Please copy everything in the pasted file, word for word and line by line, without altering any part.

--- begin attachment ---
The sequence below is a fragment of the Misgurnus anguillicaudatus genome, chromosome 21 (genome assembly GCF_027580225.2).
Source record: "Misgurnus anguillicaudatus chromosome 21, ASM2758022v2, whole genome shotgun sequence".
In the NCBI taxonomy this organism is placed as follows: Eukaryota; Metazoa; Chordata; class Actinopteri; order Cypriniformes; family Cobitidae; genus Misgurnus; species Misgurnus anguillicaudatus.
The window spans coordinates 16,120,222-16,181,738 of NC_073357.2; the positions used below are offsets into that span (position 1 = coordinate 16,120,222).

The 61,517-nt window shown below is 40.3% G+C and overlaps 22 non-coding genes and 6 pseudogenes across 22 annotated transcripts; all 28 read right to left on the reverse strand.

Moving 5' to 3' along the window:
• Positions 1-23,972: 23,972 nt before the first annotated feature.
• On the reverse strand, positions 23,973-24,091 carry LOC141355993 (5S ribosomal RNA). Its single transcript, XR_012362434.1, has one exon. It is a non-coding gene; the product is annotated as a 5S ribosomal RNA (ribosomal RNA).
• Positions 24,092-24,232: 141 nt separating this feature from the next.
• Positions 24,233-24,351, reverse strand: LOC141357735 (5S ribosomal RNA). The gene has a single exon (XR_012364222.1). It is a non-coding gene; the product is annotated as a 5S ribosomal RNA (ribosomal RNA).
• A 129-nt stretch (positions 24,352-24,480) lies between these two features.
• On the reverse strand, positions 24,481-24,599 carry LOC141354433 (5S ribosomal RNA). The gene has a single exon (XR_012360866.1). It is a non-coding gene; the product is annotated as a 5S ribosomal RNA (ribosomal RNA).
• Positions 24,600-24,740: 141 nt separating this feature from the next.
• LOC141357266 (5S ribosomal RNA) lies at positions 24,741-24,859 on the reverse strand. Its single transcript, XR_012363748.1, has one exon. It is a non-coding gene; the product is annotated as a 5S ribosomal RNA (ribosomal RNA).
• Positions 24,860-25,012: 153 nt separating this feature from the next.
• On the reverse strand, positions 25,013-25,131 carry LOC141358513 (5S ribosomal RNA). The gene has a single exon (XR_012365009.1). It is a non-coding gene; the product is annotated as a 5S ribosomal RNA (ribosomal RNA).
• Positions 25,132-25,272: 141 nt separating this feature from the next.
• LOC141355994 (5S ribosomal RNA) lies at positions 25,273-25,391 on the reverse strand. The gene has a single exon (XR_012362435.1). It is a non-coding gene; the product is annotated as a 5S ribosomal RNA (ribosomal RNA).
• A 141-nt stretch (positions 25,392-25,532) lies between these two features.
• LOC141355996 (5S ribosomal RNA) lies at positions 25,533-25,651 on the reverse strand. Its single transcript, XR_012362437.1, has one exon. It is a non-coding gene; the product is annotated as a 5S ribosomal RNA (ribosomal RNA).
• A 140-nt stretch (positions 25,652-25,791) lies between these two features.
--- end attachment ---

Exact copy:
The sequence below is a fragment of the Misgurnus anguillicaudatus genome, chromosome 21 (genome assembly GCF_027580225.2).
Source record: "Misgurnus anguillicaudatus chromosome 21, ASM2758022v2, whole genome shotgun sequence".
In the NCBI taxonomy this organism is placed as follows: Eukaryota; Metazoa; Chordata; class Actinopteri; order Cypriniformes; family Cobitidae; genus Misgurnus; species Misgurnus anguillicaudatus.
The window spans coordinates 16,120,222-16,181,738 of NC_073357.2; the positions used below are offsets into that span (position 1 = coordinate 16,120,222).

The 61,517-nt window shown below is 40.3% G+C and overlaps 22 non-coding genes and 6 pseudogenes across 22 annotated transcripts; all 28 read right to left on the reverse strand.

Moving 5' to 3' along the window:
• Positions 1-23,972: 23,972 nt before the first annotated feature.
• On the reverse strand, positions 23,973-24,091 carry LOC141355993 (5S ribosomal RNA). Its single transcript, XR_012362434.1, has one exon. It is a non-coding gene; the product is annotated as a 5S ribosomal RNA (ribosomal RNA).
• Positions 24,092-24,232: 141 nt separating this feature from the next.
• Positions 24,233-24,351, reverse strand: LOC141357735 (5S ribosomal RNA). The gene has a single exon (XR_012364222.1). It is a non-coding gene; the product is annotated as a 5S ribosomal RNA (ribosomal RNA).
• A 129-nt stretch (positions 24,352-24,480) lies between these two features.
• On the reverse strand, positions 24,481-24,599 carry LOC141354433 (5S ribosomal RNA). The gene has a single exon (XR_012360866.1). It is a non-coding gene; the product is annotated as a 5S ribosomal RNA (ribosomal RNA).
• Positions 24,600-24,740: 141 nt separating this feature from the next.
• LOC141357266 (5S ribosomal RNA) lies at positions 24,741-24,859 on the reverse strand. Its single transcript, XR_012363748.1, has one exon. It is a non-coding gene; the product is annotated as a 5S ribosomal RNA (ribosomal RNA).
• Positions 24,860-25,012: 153 nt separating this feature from the next.
• On the reverse strand, positions 25,013-25,131 carry LOC141358513 (5S ribosomal RNA). The gene has a single exon (XR_012365009.1). It is a non-coding gene; the product is annotated as a 5S ribosomal RNA (ribosomal RNA).
• Positions 25,132-25,272: 141 nt separating this feature from the next.
• LOC141355994 (5S ribosomal RNA) lies at positions 25,273-25,391 on the reverse strand. The gene has a single exon (XR_012362435.1). It is a non-coding gene; the product is annotated as a 5S ribosomal RNA (ribosomal RNA).
• A 141-nt stretch (positions 25,392-25,532) lies between these two features.
• LOC141355996 (5S ribosomal RNA) lies at positions 25,533-25,651 on the reverse strand. Its single transcript, XR_012362437.1, has one exon. It is a non-coding gene; the product is annotated as a 5S ribosomal RNA (ribosomal RNA).
• A 140-nt stretch (positions 25,652-25,791) lies between these two features.